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Please help - geometry homework question!

23 replies

passthestraws · 25/06/2019 16:43

Question 1 - A regular pentagon and a regular hexagon overlap. What is the value of x?

Question 2 - a regular pentagon is shown together with three sides. What is the size of angle SRU?

Completely beyond me - can any of you please help me not to look so stupid to my DS?! 🙈

Please help - geometry homework question!
Please help - geometry homework question!
OP posts:
SeptemberDays · 25/06/2019 16:52

The but in the hexagon but not the Pentagon will be (180-108)/2 because the top is horizontal and the top lines of the Pentagon are equal angles from that.

So x is 120-((180-108)/2).

I don't know what you mean by sru?

SeptemberDays · 25/06/2019 16:53

Bit, not but.

Hecateh · 25/06/2019 16:54

Wow? Sorry, can't help with that one. I thought I'd let you know - you are not alone,

passthestraws · 25/06/2019 16:56

@SeptemberDays thank you!

SRU - photo 2, the shaded bit. I have assumed they mean the angle between the points S R and U which I've shaded in pencil.

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passthestraws · 25/06/2019 16:56

@Hecateh thanks for making me feel better 😂

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TeaStory · 25/06/2019 17:05

For the first one, the overlapped area is a five-sided polygon. The interior angles of a five-sided polygon add up to 540 degrees.

The interior angle of a regular pentagon is 108 degrees, the interior angle of a regular hexagon is 120 degrees. Look at the overlap shape - it has two of the hexagon corners and two of the pentagon corners, plus x.

So x = 540 - (120 + 120 + 108 + 108)

x = 540 - 456

x = 84 degrees.

SeptemberDays · 25/06/2019 17:11

Oops, didn't spot second photo.

Assuming grey line is part of a hexagon again
PRQ is (180-108)/2 Internal angles of a triangle
S RP is 108-PQR
PRU is 120-SRP

Gcse? The second question is easier than the first and I'd start with that if you're explaining it.

passthestraws · 25/06/2019 17:35

Thank you, although I still don't understand the second one!

Not GCSE, year 7 homework! Shock

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justchecking1 · 25/06/2019 17:52

SRU is 48 by my working. You can work out the angle of the small triangle at the bottom (36)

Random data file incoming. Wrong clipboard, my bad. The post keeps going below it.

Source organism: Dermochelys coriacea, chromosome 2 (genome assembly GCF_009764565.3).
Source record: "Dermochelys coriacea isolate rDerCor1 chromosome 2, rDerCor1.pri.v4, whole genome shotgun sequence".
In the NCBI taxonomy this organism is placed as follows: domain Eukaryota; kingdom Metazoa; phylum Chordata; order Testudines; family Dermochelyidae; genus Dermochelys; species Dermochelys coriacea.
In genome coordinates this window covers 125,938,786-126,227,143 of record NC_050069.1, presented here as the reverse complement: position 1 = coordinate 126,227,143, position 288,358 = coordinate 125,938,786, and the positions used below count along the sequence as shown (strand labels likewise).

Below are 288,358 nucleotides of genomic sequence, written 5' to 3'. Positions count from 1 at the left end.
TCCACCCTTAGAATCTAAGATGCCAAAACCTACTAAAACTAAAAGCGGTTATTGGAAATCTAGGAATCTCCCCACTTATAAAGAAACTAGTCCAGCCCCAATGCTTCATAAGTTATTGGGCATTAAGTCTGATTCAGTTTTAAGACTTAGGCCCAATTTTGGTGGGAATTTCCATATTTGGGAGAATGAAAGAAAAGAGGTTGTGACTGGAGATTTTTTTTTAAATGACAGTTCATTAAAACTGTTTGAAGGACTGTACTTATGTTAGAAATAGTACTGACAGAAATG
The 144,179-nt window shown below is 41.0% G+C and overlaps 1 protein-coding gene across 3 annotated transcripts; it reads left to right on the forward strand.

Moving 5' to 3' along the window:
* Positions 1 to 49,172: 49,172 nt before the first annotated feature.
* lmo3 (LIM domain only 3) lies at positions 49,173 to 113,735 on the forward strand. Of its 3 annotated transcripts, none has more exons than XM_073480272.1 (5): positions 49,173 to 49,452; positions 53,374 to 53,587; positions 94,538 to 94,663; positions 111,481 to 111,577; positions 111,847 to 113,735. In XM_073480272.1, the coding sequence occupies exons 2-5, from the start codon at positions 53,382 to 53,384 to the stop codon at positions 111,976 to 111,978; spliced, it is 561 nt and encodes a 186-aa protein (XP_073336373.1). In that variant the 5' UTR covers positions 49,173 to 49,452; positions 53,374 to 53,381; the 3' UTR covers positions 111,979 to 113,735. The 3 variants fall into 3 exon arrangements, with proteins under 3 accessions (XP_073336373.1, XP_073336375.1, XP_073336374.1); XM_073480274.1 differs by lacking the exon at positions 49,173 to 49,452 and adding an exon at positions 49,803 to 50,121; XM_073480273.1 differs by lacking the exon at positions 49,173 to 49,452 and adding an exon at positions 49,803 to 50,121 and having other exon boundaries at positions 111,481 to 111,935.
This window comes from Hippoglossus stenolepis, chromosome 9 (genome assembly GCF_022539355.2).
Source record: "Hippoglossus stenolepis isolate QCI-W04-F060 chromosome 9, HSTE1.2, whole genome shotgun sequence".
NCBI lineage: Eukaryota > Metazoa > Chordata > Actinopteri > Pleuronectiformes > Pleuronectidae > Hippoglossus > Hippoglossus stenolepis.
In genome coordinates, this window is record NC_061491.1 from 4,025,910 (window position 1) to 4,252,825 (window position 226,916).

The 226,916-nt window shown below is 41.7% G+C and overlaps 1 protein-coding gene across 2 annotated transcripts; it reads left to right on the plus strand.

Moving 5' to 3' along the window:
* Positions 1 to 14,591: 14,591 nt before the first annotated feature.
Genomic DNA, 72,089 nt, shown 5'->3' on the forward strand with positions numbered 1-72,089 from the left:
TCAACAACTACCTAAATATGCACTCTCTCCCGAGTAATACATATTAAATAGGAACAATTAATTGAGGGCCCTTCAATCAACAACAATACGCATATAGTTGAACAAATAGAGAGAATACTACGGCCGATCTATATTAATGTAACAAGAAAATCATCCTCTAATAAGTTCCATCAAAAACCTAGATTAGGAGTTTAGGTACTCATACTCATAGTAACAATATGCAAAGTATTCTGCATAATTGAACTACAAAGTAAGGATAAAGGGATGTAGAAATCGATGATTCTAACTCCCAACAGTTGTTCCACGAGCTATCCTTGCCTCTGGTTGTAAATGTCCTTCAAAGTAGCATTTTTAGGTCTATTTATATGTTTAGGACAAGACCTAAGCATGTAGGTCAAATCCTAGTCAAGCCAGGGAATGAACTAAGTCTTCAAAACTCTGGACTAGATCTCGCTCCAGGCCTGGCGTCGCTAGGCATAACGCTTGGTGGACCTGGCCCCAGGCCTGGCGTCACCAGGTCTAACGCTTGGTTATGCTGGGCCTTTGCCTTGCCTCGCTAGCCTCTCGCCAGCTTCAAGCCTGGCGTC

Then SRU =(120 +36)-108

justchecking1 · 25/06/2019 17:53

PRQ is 36 I mean

passthestraws · 25/06/2019 20:30

@justchecking1 thanks - which small triangle did you work out and how?! 😩 so confused!!

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SeptemberDays · 25/06/2019 23:41

The triangle with the points PRQ has one ang!e of 108 (Pentagon corner) the other two angles are equal and all three add to 180 (angles in a triangle) so (180-108)/2 is 36

passthestraws · 26/06/2019 06:49

PRQ is 36, understood. So where does 120 come from?! Am I being really stupid?

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Damia · 26/06/2019 07:25

Does it say PR is equal to RU or anything?

passthestraws · 26/06/2019 08:39

@Damia no, it gives no other information like that

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Cloverisover · 26/06/2019 09:49

Are the other 3 lines assumed to be half a hexagon then? I've not done this kind of maths for 30 years, have forgotten everything and am dying to know the answer!

Damia · 26/06/2019 10:17

The only other thing I can remember is that if you have a regular shape all exterior angles will add up to 360 if you draw straight lines from the sides and continue out, so 72 each e.g. going from QR line and extending straight to some new point y the total SRy angle would be 72, and from PQ out is the same, or the opposite direction from QP. I'm sure it must use that in some way

justchecking1 · 26/06/2019 11:15

PRU is 120 because this is a hexagon (or half a hexagon) and they have internal angles of 120.

PRQ is 36 (as worked out above)

QRU is therefore 120 + 36. We know that QRS is 108 because it’s a pentagon. So SRU is (120+36)-108

Does that make sense?

justchecking1 · 26/06/2019 11:16


passthestraws · 26/06/2019 13:02

@justchecking1 aha I think I've finally got it, thanks for explaining! So we have to assume that the lines coming off the pentagon form a regular hexagon?

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passthestraws · 26/06/2019 13:03

Not form, but "are part of"!

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SeptemberDays · 26/06/2019 13:13

Yes assume sides of a hexagon. Because if they're not there is no way to calculate it. Also because I think we all assumed the two questions were related. Admittedly, it is poorly worded and should have been explicit.

passthestraws · 26/06/2019 13:15

Fab, thank you!!

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